Ah, May! The time of year when our gardens start to explode and those with green thumbs are itching to get out and get dirty. First things first, though: Your lawn needs your attention.
This is the time of year to apply the first dose of fertilizer to warm-season grasses and the time to withhold food from cool-season types. You may also start mowing in May, and it’s definitely time to apply weed control to stop those broadleaf nasties.
Of course watering is essential, but either too much or too little can be detrimental to the lawn’s health and beauty. As a general rule of thumb, a lawn needs 1 inch of water per week. This advice doesn’t hold when the weather is hot and/or windy; at these times, grass needs more water.
How can you be sure your lawn is getting enough water – without being wasteful in the process?
It’s common sense to know that the lawn needs less help from you when it rains. If you truly want to harness the power of the rain to tend to your grass, turn your downspouts toward the lawn during rainy periods.
But you’ll need to step in when there’s not enough rainfall. How do you know if it’s time? Walk across the lawn. If your footprints don’t spring back but remain visible, it’s time to water.
When to Water Your Lawn
There are two important words to remember when you’re considering when and how often to water your lawn: Deeply and infrequently. In addition to the footprint test, you can check the soil using a screwdriver or other long sharp object. Stick the object into the soil; if it comes out damp, don’t water. Try the test again in a day or two.
Avoid watering your lawn during the hottest part of the day, in other words, when the lawn gets the most direct sunlight. This is typically between noon and 3 p.m. During this period, water is wasted by evaporation. Instead, water early in the morning before it gets hot.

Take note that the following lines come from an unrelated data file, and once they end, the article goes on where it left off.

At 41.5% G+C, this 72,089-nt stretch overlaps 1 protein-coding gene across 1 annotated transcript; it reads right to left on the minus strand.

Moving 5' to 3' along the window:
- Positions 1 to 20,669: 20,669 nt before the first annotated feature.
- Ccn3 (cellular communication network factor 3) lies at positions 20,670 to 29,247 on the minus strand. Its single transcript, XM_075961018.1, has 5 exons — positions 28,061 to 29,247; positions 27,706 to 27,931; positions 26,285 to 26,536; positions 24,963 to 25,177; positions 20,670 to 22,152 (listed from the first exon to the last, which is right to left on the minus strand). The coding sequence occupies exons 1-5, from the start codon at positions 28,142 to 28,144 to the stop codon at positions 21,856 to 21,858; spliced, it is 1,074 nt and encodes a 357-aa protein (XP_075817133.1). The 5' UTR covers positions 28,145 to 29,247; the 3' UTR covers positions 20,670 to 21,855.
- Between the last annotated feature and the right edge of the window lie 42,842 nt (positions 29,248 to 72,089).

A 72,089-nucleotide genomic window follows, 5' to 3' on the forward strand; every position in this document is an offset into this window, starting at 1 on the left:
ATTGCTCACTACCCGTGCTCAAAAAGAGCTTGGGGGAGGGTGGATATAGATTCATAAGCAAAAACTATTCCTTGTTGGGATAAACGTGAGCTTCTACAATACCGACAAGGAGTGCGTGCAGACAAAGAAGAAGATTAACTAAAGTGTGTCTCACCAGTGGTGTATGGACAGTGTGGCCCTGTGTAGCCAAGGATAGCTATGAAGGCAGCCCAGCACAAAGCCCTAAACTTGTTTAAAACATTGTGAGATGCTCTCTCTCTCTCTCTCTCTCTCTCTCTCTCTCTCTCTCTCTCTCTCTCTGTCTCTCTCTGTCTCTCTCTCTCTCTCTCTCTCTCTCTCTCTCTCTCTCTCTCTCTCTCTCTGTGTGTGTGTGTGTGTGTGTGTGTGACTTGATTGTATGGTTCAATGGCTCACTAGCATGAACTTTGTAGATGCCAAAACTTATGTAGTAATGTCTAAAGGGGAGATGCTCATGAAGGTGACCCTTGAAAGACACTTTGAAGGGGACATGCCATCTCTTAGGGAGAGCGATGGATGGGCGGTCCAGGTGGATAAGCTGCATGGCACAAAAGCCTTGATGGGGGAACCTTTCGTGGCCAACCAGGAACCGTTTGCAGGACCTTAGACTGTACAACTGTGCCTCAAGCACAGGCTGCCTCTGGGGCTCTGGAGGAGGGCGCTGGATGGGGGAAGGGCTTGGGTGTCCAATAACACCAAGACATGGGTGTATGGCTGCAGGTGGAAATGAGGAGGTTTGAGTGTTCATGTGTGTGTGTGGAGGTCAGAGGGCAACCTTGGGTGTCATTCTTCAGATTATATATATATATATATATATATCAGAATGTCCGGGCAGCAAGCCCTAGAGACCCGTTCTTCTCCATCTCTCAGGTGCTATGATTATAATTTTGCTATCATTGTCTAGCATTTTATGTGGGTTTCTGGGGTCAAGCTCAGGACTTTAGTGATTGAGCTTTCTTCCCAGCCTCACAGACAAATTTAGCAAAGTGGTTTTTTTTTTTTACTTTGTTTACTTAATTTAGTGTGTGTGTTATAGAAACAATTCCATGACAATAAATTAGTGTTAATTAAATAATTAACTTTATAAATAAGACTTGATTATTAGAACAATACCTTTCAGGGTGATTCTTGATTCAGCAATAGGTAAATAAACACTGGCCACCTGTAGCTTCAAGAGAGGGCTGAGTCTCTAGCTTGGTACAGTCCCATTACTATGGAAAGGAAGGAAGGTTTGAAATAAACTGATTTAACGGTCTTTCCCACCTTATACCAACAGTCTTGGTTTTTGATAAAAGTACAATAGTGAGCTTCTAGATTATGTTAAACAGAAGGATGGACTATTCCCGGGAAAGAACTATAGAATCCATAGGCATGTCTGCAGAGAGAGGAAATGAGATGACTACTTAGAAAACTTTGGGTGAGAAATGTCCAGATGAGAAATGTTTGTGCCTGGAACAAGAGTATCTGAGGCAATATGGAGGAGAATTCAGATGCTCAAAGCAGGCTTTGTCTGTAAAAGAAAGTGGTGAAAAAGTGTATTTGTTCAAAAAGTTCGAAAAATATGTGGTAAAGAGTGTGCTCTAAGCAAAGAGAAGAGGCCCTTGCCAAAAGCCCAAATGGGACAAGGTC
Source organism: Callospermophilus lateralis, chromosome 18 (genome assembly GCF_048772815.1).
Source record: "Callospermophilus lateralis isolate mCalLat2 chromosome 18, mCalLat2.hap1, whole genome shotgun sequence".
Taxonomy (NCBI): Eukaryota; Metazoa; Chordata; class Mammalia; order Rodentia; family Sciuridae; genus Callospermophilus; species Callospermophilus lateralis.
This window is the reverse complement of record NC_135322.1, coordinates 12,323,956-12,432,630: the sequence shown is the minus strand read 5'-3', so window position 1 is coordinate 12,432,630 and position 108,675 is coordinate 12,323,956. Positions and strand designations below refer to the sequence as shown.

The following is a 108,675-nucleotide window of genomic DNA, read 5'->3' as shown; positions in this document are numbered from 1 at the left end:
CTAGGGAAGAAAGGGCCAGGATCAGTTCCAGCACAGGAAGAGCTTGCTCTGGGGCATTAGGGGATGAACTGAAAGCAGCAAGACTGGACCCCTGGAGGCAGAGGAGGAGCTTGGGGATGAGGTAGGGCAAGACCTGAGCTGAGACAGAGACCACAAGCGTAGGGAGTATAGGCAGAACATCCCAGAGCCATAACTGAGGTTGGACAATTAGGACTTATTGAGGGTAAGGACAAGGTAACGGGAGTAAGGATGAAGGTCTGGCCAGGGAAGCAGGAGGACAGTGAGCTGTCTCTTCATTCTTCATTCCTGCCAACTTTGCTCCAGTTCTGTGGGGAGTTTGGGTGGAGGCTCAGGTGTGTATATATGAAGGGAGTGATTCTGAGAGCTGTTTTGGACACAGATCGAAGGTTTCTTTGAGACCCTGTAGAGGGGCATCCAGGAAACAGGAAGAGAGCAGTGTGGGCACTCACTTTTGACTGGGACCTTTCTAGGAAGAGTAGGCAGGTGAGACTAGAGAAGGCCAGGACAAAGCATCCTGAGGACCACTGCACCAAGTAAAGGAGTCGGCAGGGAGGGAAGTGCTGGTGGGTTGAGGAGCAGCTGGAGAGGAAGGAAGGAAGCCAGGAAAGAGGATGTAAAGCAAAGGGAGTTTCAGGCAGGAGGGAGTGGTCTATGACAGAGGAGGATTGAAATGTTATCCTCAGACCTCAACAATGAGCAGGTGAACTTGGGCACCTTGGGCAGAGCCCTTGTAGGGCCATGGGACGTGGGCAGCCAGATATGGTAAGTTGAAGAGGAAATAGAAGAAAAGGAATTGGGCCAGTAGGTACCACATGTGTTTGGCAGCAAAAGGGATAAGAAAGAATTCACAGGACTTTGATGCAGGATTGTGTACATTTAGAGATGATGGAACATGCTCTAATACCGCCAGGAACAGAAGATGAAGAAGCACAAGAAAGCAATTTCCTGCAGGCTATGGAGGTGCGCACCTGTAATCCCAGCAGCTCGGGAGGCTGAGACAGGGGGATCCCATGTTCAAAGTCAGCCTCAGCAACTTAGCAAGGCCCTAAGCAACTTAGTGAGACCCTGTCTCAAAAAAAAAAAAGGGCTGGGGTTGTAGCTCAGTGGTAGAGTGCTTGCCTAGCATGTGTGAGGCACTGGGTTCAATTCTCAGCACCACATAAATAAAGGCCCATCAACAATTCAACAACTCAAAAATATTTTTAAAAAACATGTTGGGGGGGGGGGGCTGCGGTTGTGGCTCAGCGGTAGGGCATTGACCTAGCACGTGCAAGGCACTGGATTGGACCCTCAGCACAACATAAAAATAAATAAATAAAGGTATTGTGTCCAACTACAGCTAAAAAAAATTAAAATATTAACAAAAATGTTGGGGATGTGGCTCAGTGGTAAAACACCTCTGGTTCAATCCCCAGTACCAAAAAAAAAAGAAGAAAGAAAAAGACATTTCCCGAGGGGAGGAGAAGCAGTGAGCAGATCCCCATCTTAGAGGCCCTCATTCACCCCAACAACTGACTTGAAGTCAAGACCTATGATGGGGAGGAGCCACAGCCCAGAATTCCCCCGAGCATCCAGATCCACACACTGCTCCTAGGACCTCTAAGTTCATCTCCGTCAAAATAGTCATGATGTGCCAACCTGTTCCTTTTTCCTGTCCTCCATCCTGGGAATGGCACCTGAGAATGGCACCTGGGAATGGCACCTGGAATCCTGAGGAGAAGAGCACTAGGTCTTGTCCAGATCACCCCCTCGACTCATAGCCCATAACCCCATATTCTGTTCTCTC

What about that 1-inch of water rule per week? Split it in half and apply it twice a week.
Don’t Waste Even One Drop of Water
Now you know when to water – and about how much water your lawn needs each week. To determine how long to run your sprinkler, drip system, or other irrigation to get the right amount will take some testing.
Find a half dozen or more empty cat food or tuna cans and place them evenly spaced around the area to be watered. Turn on your irrigation system and let it run for 20 minutes. Then, measure the amount of water in each can, and add up those numbers. Divide the result by the numbers of cans you used, and then multiply that number by three. Now you know how much water your lawn gets in an hour. You can then adjust the timer to make sure the lawn gets the right amount of water on irrigation days.
There are two additional things you’ll want to keep an eye on. First, you want to avoid puddling on the lawn. If you see puddles, your system is applying too much water too quickly, and the soil can’t absorb it.
Second, check the area that your sprinklers are hitting. Adjust them to avoid wasting water on hardscape surfaces. Restrict your irrigation area to only the lawn.
Maintain the Irrigation System
A hose-end sprinkler may be fine for a small lawn, but it is not an efficient way to water larger areas. The ideas system is low-volume with low-angle sprinklers, according to the experts at Bayer Advanced. They recommend that you “[a]ngle heads as low as possible to minimize evaporation.”
At the beginning of spring, inspect your irrigation system. Check the valve boxes for water, which can signify a leak, and the sprinklers themselves for clogs and leaks.
During the long, hot months of summer, water conservation is key to not only a healthy lawn but also a healthy planet and pocketbook, too!
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